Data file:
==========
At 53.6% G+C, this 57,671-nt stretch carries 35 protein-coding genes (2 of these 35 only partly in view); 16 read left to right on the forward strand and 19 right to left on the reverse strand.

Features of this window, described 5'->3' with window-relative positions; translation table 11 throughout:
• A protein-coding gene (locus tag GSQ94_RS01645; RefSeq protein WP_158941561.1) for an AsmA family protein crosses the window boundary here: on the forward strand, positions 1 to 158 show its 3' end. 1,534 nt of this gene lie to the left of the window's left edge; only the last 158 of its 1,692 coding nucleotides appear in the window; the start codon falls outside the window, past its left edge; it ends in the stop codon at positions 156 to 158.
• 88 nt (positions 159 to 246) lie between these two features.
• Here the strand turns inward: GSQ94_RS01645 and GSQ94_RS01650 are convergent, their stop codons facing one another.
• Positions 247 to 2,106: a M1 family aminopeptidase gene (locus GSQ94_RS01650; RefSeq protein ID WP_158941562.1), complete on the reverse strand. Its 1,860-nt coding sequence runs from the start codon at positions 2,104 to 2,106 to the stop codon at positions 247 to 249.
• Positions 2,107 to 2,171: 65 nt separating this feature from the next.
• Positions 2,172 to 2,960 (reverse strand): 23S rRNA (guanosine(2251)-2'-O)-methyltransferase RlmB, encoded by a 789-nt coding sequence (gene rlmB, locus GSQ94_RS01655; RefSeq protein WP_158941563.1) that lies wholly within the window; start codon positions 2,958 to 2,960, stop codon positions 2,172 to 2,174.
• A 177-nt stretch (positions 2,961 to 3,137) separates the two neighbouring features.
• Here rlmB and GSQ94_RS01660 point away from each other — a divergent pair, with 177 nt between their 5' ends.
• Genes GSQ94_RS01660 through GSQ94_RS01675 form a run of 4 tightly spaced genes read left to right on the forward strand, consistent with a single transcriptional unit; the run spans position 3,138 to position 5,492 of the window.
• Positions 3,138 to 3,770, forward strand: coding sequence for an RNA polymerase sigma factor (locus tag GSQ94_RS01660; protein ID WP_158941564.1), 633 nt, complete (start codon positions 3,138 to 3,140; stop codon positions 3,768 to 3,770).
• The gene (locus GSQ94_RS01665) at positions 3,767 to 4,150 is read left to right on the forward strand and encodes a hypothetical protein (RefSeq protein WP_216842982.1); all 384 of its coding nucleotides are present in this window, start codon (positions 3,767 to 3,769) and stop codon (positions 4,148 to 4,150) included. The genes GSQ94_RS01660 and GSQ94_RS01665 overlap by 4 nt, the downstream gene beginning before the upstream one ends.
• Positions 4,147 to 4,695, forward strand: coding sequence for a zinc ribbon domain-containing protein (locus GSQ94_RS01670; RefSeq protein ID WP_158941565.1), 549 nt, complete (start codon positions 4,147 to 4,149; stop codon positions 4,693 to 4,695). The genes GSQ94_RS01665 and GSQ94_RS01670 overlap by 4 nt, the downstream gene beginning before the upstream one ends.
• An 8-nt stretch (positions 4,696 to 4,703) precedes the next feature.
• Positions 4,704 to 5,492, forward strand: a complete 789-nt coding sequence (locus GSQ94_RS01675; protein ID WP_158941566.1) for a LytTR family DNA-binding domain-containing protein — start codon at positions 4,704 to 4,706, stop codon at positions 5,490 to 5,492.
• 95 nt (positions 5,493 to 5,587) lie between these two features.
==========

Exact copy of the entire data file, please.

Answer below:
At 53.6% G+C, this 57,671-nt stretch carries 35 protein-coding genes (2 of these 35 only partly in view); 16 read left to right on the forward strand and 19 right to left on the reverse strand.

Features of this window, described 5'->3' with window-relative positions; translation table 11 throughout:
• A protein-coding gene (locus tag GSQ94_RS01645; RefSeq protein WP_158941561.1) for an AsmA family protein crosses the window boundary here: on the forward strand, positions 1 to 158 show its 3' end. 1,534 nt of this gene lie to the left of the window's left edge; only the last 158 of its 1,692 coding nucleotides appear in the window; the start codon falls outside the window, past its left edge; it ends in the stop codon at positions 156 to 158.
• 88 nt (positions 159 to 246) lie between these two features.
• Here the strand turns inward: GSQ94_RS01645 and GSQ94_RS01650 are convergent, their stop codons facing one another.
• Positions 247 to 2,106: a M1 family aminopeptidase gene (locus GSQ94_RS01650; RefSeq protein ID WP_158941562.1), complete on the reverse strand. Its 1,860-nt coding sequence runs from the start codon at positions 2,104 to 2,106 to the stop codon at positions 247 to 249.
• Positions 2,107 to 2,171: 65 nt separating this feature from the next.
• Positions 2,172 to 2,960 (reverse strand): 23S rRNA (guanosine(2251)-2'-O)-methyltransferase RlmB, encoded by a 789-nt coding sequence (gene rlmB, locus GSQ94_RS01655; RefSeq protein WP_158941563.1) that lies wholly within the window; start codon positions 2,958 to 2,960, stop codon positions 2,172 to 2,174.
• A 177-nt stretch (positions 2,961 to 3,137) separates the two neighbouring features.
• Here rlmB and GSQ94_RS01660 point away from each other — a divergent pair, with 177 nt between their 5' ends.
• Genes GSQ94_RS01660 through GSQ94_RS01675 form a run of 4 tightly spaced genes read left to right on the forward strand, consistent with a single transcriptional unit; the run spans position 3,138 to position 5,492 of the window.
• Positions 3,138 to 3,770, forward strand: coding sequence for an RNA polymerase sigma factor (locus tag GSQ94_RS01660; protein ID WP_158941564.1), 633 nt, complete (start codon positions 3,138 to 3,140; stop codon positions 3,768 to 3,770).
• The gene (locus GSQ94_RS01665) at positions 3,767 to 4,150 is read left to right on the forward strand and encodes a hypothetical protein (RefSeq protein WP_216842982.1); all 384 of its coding nucleotides are present in this window, start codon (positions 3,767 to 3,769) and stop codon (positions 4,148 to 4,150) included. The genes GSQ94_RS01660 and GSQ94_RS01665 overlap by 4 nt, the downstream gene beginning before the upstream one ends.
• Positions 4,147 to 4,695, forward strand: coding sequence for a zinc ribbon domain-containing protein (locus GSQ94_RS01670; RefSeq protein ID WP_158941565.1), 549 nt, complete (start codon positions 4,147 to 4,149; stop codon positions 4,693 to 4,695). The genes GSQ94_RS01665 and GSQ94_RS01670 overlap by 4 nt, the downstream gene beginning before the upstream one ends.
• An 8-nt stretch (positions 4,696 to 4,703) precedes the next feature.
• Positions 4,704 to 5,492, forward strand: a complete 789-nt coding sequence (locus GSQ94_RS01675; protein ID WP_158941566.1) for a LytTR family DNA-binding domain-containing protein — start codon at positions 4,704 to 4,706, stop codon at positions 5,490 to 5,492.
• 95 nt (positions 5,493 to 5,587) lie between these two features.